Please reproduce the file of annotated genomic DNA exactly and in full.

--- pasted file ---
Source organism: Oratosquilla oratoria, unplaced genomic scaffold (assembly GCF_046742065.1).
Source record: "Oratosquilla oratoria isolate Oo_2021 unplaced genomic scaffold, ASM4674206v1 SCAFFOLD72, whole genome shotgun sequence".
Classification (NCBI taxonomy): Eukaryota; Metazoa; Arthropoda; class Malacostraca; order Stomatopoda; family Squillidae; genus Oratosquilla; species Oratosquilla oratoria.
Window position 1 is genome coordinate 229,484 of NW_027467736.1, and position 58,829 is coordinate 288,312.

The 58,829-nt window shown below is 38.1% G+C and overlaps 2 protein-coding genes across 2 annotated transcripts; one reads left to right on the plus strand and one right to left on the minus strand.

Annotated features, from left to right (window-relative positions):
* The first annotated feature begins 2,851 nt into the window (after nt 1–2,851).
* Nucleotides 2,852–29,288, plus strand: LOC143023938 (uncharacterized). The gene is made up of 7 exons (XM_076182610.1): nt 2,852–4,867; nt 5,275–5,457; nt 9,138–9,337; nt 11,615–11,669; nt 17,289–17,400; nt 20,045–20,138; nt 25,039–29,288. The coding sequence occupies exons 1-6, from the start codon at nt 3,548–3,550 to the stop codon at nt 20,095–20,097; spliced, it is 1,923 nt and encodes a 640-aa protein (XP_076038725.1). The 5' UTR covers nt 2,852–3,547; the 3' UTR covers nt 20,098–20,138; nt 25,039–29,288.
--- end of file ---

Source organism: Oratosquilla oratoria, unplaced genomic scaffold (assembly GCF_046742065.1).
Source record: "Oratosquilla oratoria isolate Oo_2021 unplaced genomic scaffold, ASM4674206v1 SCAFFOLD72, whole genome shotgun sequence".
Classification (NCBI taxonomy): Eukaryota; Metazoa; Arthropoda; class Malacostraca; order Stomatopoda; family Squillidae; genus Oratosquilla; species Oratosquilla oratoria.
Window position 1 is genome coordinate 229,484 of NW_027467736.1, and position 58,829 is coordinate 288,312.

The 58,829-nt window shown below is 38.1% G+C and overlaps 2 protein-coding genes across 2 annotated transcripts; one reads left to right on the plus strand and one right to left on the minus strand.

Annotated features, from left to right (window-relative positions):
* The first annotated feature begins 2,851 nt into the window (after nt 1–2,851).
* Nucleotides 2,852–29,288, plus strand: LOC143023938 (uncharacterized). The gene is made up of 7 exons (XM_076182610.1): nt 2,852–4,867; nt 5,275–5,457; nt 9,138–9,337; nt 11,615–11,669; nt 17,289–17,400; nt 20,045–20,138; nt 25,039–29,288. The coding sequence occupies exons 1-6, from the start codon at nt 3,548–3,550 to the stop codon at nt 20,095–20,097; spliced, it is 1,923 nt and encodes a 640-aa protein (XP_076038725.1). The 5' UTR covers nt 2,852–3,547; the 3' UTR covers nt 20,098–20,138; nt 25,039–29,288.